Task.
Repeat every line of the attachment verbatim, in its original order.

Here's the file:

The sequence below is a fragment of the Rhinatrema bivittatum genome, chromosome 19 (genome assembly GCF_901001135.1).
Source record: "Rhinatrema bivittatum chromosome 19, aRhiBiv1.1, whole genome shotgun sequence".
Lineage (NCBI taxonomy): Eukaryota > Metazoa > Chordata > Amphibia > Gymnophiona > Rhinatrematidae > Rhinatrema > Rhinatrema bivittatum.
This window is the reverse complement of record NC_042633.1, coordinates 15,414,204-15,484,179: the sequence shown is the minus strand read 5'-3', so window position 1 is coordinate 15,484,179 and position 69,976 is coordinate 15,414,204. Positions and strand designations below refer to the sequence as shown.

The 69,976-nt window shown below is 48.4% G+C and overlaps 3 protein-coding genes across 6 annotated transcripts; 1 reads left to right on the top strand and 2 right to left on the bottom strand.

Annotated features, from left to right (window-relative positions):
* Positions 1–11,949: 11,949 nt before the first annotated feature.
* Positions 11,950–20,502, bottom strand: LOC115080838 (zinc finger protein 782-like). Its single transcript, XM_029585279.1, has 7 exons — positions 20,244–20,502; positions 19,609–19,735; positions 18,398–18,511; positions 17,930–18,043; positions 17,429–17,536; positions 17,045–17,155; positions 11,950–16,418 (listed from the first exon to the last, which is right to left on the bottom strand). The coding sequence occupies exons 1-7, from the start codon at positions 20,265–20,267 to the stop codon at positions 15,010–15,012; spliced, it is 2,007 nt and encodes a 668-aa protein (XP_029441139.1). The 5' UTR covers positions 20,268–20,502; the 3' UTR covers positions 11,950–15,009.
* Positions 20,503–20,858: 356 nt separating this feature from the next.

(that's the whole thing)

The sequence below is a fragment of the Rhinatrema bivittatum genome, chromosome 19 (genome assembly GCF_901001135.1).
Source record: "Rhinatrema bivittatum chromosome 19, aRhiBiv1.1, whole genome shotgun sequence".
Lineage (NCBI taxonomy): Eukaryota > Metazoa > Chordata > Amphibia > Gymnophiona > Rhinatrematidae > Rhinatrema > Rhinatrema bivittatum.
This window is the reverse complement of record NC_042633.1, coordinates 15,414,204-15,484,179: the sequence shown is the minus strand read 5'-3', so window position 1 is coordinate 15,484,179 and position 69,976 is coordinate 15,414,204. Positions and strand designations below refer to the sequence as shown.

The 69,976-nt window shown below is 48.4% G+C and overlaps 3 protein-coding genes across 6 annotated transcripts; 1 reads left to right on the top strand and 2 right to left on the bottom strand.

Annotated features, from left to right (window-relative positions):
* Positions 1–11,949: 11,949 nt before the first annotated feature.
* Positions 11,950–20,502, bottom strand: LOC115080838 (zinc finger protein 782-like). Its single transcript, XM_029585279.1, has 7 exons — positions 20,244–20,502; positions 19,609–19,735; positions 18,398–18,511; positions 17,930–18,043; positions 17,429–17,536; positions 17,045–17,155; positions 11,950–16,418 (listed from the first exon to the last, which is right to left on the bottom strand). The coding sequence occupies exons 1-7, from the start codon at positions 20,265–20,267 to the stop codon at positions 15,010–15,012; spliced, it is 2,007 nt and encodes a 668-aa protein (XP_029441139.1). The 5' UTR covers positions 20,268–20,502; the 3' UTR covers positions 11,950–15,009.
* Positions 20,503–20,858: 356 nt separating this feature from the next.